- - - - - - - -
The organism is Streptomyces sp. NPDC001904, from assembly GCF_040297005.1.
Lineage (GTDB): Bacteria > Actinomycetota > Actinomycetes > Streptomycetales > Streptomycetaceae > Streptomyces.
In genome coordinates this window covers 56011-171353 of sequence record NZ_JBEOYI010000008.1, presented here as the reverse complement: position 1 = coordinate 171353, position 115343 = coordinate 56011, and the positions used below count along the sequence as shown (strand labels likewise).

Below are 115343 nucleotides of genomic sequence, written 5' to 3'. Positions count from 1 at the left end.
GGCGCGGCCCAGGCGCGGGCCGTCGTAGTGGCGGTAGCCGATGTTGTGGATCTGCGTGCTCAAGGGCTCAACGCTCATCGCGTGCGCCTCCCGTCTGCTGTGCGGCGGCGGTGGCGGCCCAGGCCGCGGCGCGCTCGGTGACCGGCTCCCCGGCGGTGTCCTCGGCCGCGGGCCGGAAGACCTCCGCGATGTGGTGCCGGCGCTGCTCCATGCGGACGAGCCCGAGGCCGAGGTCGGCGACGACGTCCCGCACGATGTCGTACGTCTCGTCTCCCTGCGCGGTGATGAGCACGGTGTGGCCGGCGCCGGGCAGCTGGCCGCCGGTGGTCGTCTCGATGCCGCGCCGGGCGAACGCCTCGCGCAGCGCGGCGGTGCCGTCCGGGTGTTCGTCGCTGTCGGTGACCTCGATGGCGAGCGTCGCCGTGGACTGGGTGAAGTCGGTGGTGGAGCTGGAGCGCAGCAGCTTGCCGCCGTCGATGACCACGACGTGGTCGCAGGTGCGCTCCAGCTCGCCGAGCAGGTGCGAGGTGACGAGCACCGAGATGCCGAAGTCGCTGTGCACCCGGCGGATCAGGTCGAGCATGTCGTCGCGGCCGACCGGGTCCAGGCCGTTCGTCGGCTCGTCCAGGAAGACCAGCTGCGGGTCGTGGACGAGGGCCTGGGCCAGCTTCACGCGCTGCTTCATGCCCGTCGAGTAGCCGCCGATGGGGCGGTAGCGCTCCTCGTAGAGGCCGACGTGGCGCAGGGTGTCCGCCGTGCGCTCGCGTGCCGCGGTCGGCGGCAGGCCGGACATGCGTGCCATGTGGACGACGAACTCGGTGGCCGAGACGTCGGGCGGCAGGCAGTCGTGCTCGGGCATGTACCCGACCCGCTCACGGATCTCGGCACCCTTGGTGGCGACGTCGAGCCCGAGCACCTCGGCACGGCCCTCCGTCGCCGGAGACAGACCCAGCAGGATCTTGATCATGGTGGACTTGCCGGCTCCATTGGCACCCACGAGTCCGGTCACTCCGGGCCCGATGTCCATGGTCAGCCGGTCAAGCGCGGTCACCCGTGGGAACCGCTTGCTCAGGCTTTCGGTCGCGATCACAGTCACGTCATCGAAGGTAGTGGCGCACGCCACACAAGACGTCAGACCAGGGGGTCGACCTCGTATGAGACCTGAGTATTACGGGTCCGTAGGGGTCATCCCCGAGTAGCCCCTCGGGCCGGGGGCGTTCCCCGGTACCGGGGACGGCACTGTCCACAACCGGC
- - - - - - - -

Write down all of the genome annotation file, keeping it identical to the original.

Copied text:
The organism is Streptomyces sp. NPDC001904, from assembly GCF_040297005.1.
Lineage (GTDB): Bacteria > Actinomycetota > Actinomycetes > Streptomycetales > Streptomycetaceae > Streptomyces.
In genome coordinates this window covers 56011-171353 of sequence record NZ_JBEOYI010000008.1, presented here as the reverse complement: position 1 = coordinate 171353, position 115343 = coordinate 56011, and the positions used below count along the sequence as shown (strand labels likewise).

Below are 115343 nucleotides of genomic sequence, written 5' to 3'. Positions count from 1 at the left end.
GGCGCGGCCCAGGCGCGGGCCGTCGTAGTGGCGGTAGCCGATGTTGTGGATCTGCGTGCTCAAGGGCTCAACGCTCATCGCGTGCGCCTCCCGTCTGCTGTGCGGCGGCGGTGGCGGCCCAGGCCGCGGCGCGCTCGGTGACCGGCTCCCCGGCGGTGTCCTCGGCCGCGGGCCGGAAGACCTCCGCGATGTGGTGCCGGCGCTGCTCCATGCGGACGAGCCCGAGGCCGAGGTCGGCGACGACGTCCCGCACGATGTCGTACGTCTCGTCTCCCTGCGCGGTGATGAGCACGGTGTGGCCGGCGCCGGGCAGCTGGCCGCCGGTGGTCGTCTCGATGCCGCGCCGGGCGAACGCCTCGCGCAGCGCGGCGGTGCCGTCCGGGTGTTCGTCGCTGTCGGTGACCTCGATGGCGAGCGTCGCCGTGGACTGGGTGAAGTCGGTGGTGGAGCTGGAGCGCAGCAGCTTGCCGCCGTCGATGACCACGACGTGGTCGCAGGTGCGCTCCAGCTCGCCGAGCAGGTGCGAGGTGACGAGCACCGAGATGCCGAAGTCGCTGTGCACCCGGCGGATCAGGTCGAGCATGTCGTCGCGGCCGACCGGGTCCAGGCCGTTCGTCGGCTCGTCCAGGAAGACCAGCTGCGGGTCGTGGACGAGGGCCTGGGCCAGCTTCACGCGCTGCTTCATGCCCGTCGAGTAGCCGCCGATGGGGCGGTAGCGCTCCTCGTAGAGGCCGACGTGGCGCAGGGTGTCCGCCGTGCGCTCGCGTGCCGCGGTCGGCGGCAGGCCGGACATGCGTGCCATGTGGACGACGAACTCGGTGGCCGAGACGTCGGGCGGCAGGCAGTCGTGCTCGGGCATGTACCCGACCCGCTCACGGATCTCGGCACCCTTGGTGGCGACGTCGAGCCCGAGCACCTCGGCACGGCCCTCCGTCGCCGGAGACAGACCCAGCAGGATCTTGATCATGGTGGACTTGCCGGCTCCATTGGCACCCACGAGTCCGGTCACTCCGGGCCCGATGTCCATGGTCAGCCGGTCAAGCGCGGTCACCCGTGGGAACCGCTTGCTCAGGCTTTCGGTCGCGATCACAGTCACGTCATCGAAGGTAGTGGCGCACGCCACACAAGACGTCAGACCAGGGGGTCGACCTCGTATGAGACCTGAGTATTACGGGTCCGTAGGGGTCATCCCCGAGTAGCCCCTCGGGCCGGGGGCGTTCCCCGGTACCGGGGACGGCACTGTCCACAACCGGC